IMF head, Horst Kohler, identifies such moral hazard as one reason to reduce reliance on bailouts. The inability of massive IMF aid to prevent the collapse of the Argentine and other economies provides further impetus for reform. But if investors won’t automatically be rescued in times of financial turmoil, how will they resolve disputes with sovereign countries in an orderly manner?
The IMF’s answer is to create bankruptcy procedures on the international level that are similar to those that exist on the domestic level. The Fund is proposing to turn itself into a sort of bankruptcy court for countries, a fundamental change in its mission.
Yet the bankruptcy approach proposed by the fund is fraught with problems. The changes called for require the IMF’s charter to be amended, a procedure that would take years to complete if accepted by its members. The Fund would play a central role in determining what countries would qualify for default and why, including countries holding IMF debt.
IMF financing would still be used during debt negotiations. In practice, that would encourage creditors to prolong the workout process in an effort to extract more IMF financing; debtors could also use the IMF money to game the system and delay needed reforms. The result of putting the Fund at the center of debt renegotiations would likely be unpredictability, financial volatility and higher borrowing costs to emerging markets across the board regardless of whether some countries merit such an outcome or not.
Better approaches involve direct negotiations between creditors and debtors without the IMF’s cumbersome, third party interventions. For example, Undersecretary of the Treasury for International Affairs John Taylor has proposed that creditors begin relying on clauses that would allow a majority of creditors to negotiate in the name of all creditors in the event of a default, thus eliminating the need for unanimous consent among thousands of creditors.
Carnegie Mellon University economists Adam Lerrick and Allan Meltzer point out that all of the protections offered by a formal bankruptcy court can be incorporated into new debt issues. Lerrick and Meltzer also show how market mechanisms already exist to renegotiate outstanding debt in a short period of time without the aid of the IMF. Well‐established capital market tools can be used to voluntarily convert old debt into new debt with majority action clauses and to change the terms of the old debt. Those tools, and Argentina’s experience with a well‐organized creditors’ committee formed before the country defaulted, undermine the argument that coordination among creditors would be too difficult to achieve absent an IMF‐backed bankruptcy procedure.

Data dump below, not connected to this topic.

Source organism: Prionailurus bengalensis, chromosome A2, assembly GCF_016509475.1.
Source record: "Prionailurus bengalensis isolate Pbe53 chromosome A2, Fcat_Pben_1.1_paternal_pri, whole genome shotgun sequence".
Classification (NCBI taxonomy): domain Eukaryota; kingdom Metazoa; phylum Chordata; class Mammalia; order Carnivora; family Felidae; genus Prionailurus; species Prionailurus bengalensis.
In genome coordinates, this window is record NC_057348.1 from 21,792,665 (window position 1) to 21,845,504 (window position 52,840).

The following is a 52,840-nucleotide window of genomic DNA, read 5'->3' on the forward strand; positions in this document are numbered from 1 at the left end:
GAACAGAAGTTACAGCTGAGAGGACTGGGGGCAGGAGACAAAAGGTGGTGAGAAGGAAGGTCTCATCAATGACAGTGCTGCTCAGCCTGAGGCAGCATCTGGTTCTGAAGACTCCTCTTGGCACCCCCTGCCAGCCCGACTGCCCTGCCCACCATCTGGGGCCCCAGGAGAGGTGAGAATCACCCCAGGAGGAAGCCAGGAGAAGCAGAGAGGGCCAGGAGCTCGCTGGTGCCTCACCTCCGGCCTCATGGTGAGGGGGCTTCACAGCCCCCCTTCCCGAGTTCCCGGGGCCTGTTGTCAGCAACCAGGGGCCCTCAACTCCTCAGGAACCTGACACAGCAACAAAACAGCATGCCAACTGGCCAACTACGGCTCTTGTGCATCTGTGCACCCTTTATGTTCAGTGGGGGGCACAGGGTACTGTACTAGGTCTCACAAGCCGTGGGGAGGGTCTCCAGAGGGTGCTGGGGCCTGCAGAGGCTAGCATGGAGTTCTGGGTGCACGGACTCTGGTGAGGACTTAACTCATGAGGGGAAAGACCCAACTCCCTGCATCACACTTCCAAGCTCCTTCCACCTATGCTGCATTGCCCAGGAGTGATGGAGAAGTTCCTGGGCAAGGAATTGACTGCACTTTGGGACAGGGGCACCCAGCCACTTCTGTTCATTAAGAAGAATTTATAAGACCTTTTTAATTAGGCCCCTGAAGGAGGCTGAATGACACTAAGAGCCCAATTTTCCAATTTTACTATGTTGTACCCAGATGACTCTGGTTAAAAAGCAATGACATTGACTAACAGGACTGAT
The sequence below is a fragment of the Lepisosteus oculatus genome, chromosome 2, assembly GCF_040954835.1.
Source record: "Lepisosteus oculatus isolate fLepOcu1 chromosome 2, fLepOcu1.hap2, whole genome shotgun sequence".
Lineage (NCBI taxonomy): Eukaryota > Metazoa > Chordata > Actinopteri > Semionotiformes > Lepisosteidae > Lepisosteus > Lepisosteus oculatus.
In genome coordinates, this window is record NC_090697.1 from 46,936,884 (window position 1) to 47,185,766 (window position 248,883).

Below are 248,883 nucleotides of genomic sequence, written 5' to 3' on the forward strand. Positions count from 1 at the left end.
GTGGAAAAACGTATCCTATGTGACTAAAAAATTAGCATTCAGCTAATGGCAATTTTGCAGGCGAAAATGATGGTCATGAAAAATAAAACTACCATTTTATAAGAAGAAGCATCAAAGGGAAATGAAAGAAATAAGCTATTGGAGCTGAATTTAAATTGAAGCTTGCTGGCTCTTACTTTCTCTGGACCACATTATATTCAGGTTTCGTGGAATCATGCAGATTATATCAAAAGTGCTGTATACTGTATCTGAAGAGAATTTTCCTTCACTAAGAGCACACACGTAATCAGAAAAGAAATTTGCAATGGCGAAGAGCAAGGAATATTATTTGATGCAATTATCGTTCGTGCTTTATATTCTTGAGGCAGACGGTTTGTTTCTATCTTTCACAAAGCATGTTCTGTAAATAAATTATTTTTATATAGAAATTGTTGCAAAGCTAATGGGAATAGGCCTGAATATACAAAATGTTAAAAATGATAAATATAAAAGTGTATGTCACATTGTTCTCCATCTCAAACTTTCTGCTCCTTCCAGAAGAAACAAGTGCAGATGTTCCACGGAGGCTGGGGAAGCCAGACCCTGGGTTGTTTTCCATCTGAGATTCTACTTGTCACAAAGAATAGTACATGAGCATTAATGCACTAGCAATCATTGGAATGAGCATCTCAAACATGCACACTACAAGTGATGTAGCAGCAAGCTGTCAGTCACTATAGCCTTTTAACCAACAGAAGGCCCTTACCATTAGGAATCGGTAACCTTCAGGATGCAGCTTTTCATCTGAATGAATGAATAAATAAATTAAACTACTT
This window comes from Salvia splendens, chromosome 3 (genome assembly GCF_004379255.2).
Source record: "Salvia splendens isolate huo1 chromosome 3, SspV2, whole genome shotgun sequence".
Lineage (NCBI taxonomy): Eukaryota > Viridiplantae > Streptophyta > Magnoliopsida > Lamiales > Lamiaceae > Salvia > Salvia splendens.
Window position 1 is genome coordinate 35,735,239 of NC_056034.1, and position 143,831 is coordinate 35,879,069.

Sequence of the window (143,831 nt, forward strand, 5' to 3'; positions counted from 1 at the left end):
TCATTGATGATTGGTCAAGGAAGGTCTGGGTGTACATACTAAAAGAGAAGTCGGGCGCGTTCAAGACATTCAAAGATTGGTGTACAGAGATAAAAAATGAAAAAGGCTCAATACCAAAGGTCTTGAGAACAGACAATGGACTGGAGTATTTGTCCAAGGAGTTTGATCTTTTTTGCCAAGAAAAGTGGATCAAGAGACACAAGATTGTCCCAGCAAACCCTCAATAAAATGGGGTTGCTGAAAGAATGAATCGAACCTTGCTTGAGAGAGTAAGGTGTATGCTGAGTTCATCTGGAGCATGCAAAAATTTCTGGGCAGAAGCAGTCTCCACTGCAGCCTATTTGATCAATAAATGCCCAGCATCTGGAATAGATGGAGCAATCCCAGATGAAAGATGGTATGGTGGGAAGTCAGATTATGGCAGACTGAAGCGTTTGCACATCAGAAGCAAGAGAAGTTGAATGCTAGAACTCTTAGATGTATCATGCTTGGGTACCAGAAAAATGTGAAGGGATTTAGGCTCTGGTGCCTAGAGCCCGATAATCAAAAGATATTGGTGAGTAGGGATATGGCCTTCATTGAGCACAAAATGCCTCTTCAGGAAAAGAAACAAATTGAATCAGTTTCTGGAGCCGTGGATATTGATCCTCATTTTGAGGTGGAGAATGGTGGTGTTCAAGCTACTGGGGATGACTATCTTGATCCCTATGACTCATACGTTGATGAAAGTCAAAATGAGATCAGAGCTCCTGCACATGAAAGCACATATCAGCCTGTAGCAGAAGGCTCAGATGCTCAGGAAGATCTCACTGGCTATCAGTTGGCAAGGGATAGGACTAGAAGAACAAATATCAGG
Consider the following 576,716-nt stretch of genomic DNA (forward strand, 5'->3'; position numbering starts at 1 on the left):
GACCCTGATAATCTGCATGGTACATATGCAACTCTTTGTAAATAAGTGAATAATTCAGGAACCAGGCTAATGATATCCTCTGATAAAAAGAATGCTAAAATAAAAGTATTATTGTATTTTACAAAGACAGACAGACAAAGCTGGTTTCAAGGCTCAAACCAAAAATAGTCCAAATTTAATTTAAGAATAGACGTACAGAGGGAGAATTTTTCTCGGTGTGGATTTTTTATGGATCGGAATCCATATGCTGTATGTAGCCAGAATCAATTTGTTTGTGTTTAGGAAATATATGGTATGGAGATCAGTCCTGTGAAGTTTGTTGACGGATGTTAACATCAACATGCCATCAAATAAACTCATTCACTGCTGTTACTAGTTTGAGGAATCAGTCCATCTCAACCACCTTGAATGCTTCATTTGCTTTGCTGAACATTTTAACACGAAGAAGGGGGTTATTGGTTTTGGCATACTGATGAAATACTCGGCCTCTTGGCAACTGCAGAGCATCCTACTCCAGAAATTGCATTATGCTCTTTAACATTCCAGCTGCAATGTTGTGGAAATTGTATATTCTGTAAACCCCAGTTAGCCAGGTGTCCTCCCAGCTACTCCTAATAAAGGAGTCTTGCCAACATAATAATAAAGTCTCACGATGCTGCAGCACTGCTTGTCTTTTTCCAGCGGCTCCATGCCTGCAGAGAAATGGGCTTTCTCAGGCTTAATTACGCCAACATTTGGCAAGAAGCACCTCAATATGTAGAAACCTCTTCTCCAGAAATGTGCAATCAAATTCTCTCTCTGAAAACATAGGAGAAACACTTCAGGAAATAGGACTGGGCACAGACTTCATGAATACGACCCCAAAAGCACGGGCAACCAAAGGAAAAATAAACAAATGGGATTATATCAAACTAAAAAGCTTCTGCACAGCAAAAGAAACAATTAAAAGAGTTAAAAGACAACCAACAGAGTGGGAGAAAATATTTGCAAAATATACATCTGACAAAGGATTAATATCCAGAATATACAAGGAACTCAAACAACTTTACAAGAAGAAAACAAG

One of the reasons to allow creditors and borrowers to engage in direct debt renegotiations is to increase accountability on both sides. Lenders would take a hit for poor investment decisions and debtors would be forced to shape up to get access to new money. That level of accountability should also include the IMF.
But while the Fund urges the private sector to take losses as part of its sovereign bankruptcy scheme, it exempts itself from such an outcome. In the Fund’s view, countries should always pay the agency back in full, no matter how poor were its previous loans.
The troubling idea of a bankruptcy court judging cases where it has its own money at stake — and holding itself to a different standard — is being tested in Argentina today. Bankrupt Buenos Aires owes $10.7 billion to the IMF, coming due this year and next. The country claims it will not pay back the IMF unless it receives a new IMF package, which the Fund rightly claims Argentina does not merit. But the Fund’s tendency to use new loans to pay back old loans is well known. If the IMF lends to Argentina out of self‐interest, it will distort any debt workout and undermine its own integrity. If the Fund does not lend, it will encourage more accountability on all sides — and prove its own irrelevance at resolving debt problems.